>This policy is aimed at eliminating poverty. :thumbsup:
    >This policy is aimed to eliminate poverty. :cross:

    Secondly, it is worth pointing out that you have introduced a further complication - your second and third examples are passive. Whilst this works for aim at, it doesn't work for aim to. Andygc - Your third example should in fact be
    This policy aims to eliminate poverty.

    There is no reason to make it passive, and it does not work. Does it sound better now?
     

    Andygc

    Senior Member
    British English
    #39
    First, I didn't introduce any complications.
    Examples from earlier in the thread:

    I aim to enhance my theoretical lectures with visual aids. :thumbsup:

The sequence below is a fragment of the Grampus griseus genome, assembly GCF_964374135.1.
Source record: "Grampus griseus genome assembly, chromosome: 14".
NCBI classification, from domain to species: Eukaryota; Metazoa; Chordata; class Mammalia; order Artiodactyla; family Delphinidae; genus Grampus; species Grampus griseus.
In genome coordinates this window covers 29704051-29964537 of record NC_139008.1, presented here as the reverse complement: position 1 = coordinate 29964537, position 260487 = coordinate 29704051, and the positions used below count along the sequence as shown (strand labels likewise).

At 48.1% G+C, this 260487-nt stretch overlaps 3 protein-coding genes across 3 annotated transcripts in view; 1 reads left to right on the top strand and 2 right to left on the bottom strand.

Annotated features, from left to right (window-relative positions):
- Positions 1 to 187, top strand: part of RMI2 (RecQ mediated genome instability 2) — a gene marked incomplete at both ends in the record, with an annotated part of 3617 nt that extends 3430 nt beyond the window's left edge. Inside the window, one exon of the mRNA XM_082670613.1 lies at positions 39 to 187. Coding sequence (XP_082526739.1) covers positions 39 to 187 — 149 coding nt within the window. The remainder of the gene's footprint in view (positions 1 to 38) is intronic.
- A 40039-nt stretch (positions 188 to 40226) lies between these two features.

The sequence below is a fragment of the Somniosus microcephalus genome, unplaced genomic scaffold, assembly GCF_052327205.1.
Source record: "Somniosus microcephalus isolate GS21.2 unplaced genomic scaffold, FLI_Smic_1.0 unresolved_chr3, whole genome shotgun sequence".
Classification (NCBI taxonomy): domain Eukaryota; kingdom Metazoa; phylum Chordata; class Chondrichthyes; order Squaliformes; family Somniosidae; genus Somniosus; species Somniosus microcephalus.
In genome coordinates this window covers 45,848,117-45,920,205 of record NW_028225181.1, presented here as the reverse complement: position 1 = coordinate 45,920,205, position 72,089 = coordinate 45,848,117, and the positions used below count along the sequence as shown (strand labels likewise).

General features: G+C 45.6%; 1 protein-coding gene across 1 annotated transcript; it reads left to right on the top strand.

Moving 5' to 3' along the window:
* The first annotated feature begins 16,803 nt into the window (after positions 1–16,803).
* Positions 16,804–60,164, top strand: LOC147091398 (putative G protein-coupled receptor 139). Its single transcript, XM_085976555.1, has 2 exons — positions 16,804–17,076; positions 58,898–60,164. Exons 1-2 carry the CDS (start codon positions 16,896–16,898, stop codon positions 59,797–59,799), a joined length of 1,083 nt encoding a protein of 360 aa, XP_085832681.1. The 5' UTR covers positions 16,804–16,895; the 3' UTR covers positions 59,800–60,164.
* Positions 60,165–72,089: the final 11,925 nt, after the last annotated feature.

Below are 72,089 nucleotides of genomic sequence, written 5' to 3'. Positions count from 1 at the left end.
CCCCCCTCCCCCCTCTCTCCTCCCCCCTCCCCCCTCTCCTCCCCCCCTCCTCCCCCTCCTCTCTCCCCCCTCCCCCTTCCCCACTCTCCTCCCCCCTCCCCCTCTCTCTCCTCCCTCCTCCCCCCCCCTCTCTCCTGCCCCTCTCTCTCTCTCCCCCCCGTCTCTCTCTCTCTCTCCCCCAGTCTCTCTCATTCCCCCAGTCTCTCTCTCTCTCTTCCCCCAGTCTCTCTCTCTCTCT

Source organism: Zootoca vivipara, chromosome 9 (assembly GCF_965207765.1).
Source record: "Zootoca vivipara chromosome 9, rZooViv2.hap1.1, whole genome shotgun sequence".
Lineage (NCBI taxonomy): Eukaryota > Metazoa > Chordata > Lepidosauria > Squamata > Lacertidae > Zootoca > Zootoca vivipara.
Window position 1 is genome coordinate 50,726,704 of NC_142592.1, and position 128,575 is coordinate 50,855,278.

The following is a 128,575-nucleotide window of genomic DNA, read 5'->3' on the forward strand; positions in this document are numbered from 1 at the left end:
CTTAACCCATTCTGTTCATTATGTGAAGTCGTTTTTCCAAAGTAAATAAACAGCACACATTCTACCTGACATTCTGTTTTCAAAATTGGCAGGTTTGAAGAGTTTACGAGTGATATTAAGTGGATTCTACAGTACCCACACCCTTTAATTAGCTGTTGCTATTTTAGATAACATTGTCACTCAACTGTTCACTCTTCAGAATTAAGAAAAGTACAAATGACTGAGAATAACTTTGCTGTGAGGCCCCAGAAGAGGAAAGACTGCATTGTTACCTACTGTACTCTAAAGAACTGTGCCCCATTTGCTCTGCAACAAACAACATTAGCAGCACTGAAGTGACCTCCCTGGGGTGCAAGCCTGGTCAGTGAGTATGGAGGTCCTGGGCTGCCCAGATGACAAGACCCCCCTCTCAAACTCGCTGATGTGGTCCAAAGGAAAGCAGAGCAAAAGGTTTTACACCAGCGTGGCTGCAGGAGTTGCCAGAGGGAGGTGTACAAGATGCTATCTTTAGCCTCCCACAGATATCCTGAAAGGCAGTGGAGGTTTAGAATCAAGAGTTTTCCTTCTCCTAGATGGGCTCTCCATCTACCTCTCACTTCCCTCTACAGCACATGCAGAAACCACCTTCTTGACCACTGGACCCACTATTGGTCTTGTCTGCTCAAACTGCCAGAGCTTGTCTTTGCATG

This policy is aimed at eliminating poverty. :thumbsup:
    This policy is aimed to eliminate poverty. :cross:
    By using illustrations in class, I aim to enhance my theoretical lectures with visual aids.
    However, I would use it in the passive: This policy is aimed at eliminating poverty.
    Does this work?

    "This policy is aimed to eliminate poverty."
    You said
    Your third example should in fact be
    This policy aims to eliminate poverty.

    There is no reason to make it passive, and it does not work. Does it sound better now?
    "Should be"? Apart from it not being my example, why "should"? "Does not work"? There is nothing wrong with using the passive, and using the passive in the way e2efour did in his example is perfectly normal in British English - which both he and I speak.
    second and third examples are passive. Whilst this works for aim at, it doesn't work for aim to
    Who claimed that it did? Not I, as should be perfectly clear from my use of :cross:.